After years of investigation by specialist companies, the primary culprit was the variable output oil pump. Specialists are convinced it's the main, though not the only, cause. Problems can be discovered by examining the ECU maps.

The 3.0 TDI engine was designed by Audi and it is usually in cars of this brand that engine failure occurs.
The 3.0 TDI engine was designed by Audi and it is usually in cars of this brand that engine failure occurs.© Press materials

The maps reveal low oil pressure at low and medium diesel engine speeds. Unlike traditional oil pump designs, the pressure does not increase proportionally with speed because the ECU and control valve keep it low. Only after exceeding about 2,500 RPM does the pressure reach an acceptable level.

The issue is that cars equipped with the 3.0 TDI engine have automatic transmissions that usually shift gears much earlier. This means that for 90% or more of the traveled distance, these engines operate at low oil pressure around 15-22 psi, roughly half the value commonly considered safe. While engines can safely operate at low oil pressure under light load, this is not ideal.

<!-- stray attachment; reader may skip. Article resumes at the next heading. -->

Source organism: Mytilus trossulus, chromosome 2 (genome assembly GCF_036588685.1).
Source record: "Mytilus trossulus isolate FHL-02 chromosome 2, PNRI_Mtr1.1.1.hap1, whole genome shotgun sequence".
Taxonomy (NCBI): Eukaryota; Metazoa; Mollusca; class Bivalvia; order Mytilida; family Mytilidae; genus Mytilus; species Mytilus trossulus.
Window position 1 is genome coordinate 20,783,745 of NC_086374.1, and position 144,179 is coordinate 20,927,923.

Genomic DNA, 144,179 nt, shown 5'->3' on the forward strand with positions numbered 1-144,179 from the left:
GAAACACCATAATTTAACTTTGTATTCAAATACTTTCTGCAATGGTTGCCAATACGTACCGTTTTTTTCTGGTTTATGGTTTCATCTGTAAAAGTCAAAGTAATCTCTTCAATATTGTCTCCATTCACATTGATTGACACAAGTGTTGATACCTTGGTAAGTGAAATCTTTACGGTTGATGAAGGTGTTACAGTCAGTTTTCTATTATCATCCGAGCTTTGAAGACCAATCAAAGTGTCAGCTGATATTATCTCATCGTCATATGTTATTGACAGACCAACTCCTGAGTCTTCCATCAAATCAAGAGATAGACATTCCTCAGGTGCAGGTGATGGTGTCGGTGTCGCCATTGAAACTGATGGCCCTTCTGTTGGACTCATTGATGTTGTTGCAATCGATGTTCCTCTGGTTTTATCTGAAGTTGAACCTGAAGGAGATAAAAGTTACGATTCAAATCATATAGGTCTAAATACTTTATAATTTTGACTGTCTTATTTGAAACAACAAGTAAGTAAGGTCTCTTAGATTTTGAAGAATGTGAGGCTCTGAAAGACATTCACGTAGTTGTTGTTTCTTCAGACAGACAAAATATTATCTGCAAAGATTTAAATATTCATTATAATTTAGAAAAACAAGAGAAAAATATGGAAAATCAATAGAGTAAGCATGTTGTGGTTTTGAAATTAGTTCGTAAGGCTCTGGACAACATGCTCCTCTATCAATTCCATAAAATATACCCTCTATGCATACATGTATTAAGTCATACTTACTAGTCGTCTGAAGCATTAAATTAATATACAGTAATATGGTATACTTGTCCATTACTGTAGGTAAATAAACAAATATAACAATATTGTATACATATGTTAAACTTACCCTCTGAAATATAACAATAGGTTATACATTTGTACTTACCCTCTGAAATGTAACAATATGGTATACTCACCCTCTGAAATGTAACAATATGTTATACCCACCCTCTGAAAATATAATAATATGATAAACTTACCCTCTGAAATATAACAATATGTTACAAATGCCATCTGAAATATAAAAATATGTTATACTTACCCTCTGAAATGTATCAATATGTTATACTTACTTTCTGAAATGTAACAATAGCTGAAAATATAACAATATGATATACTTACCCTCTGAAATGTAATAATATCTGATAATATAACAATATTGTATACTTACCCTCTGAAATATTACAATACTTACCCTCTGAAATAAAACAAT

Interestingly, the pressure further drops as the oil temperature rises. However, this is a minor aspect since increased pressure concerns temperatures below freezing. At oil temperatures above 230°F at low engine speeds, the pressure also drops slightly but noticeably.

Unfortunately for durability, the 3.0 TDI unit has enormous torque, runs smoothly, and consumes relatively little fuel, considering it often exceeds 200 HP. The most enjoyable driving involves using low speeds and intensive acceleration, which is deadly for the engine.

Only two Volkswagen models got this unit - Amarok and Touareg. But these are quite popular cars.
Only two Volkswagen models got this unit - Amarok and Touareg. But these are quite popular cars.© Press materials

The Audi A6 C7's CRT unit designation, perhaps the most well-known for this problem, delivers a maximum of 218 or 272 HP (depending on the type) and 369 or 427 lb-ft of torque, respectively. According to catalog data, peak torque appears as early as 1,250 RPM, so one must not exceed 2,500 RPM to accelerate efficiently. And here lies the problem.

Is it really the oil pump's fault?

According to specialists dealing with 3.0 TDI engines, there is no other possibility. However, they do not exclude other intermediate factors affecting these engines' reduced durability, such as using other pro-environmental solutions. They successfully use a popular method to prevent engine seizing: reprogramming the ECU map responsible for pressure control. After this correction, the pressure is significantly higher.

Two strong arguments suggest that the main, if not the only, cause of these units seizing is the variable output oil pump, specifically the control maps for this pump:

3.0 TDI engine
3.0 TDI engine© Press materials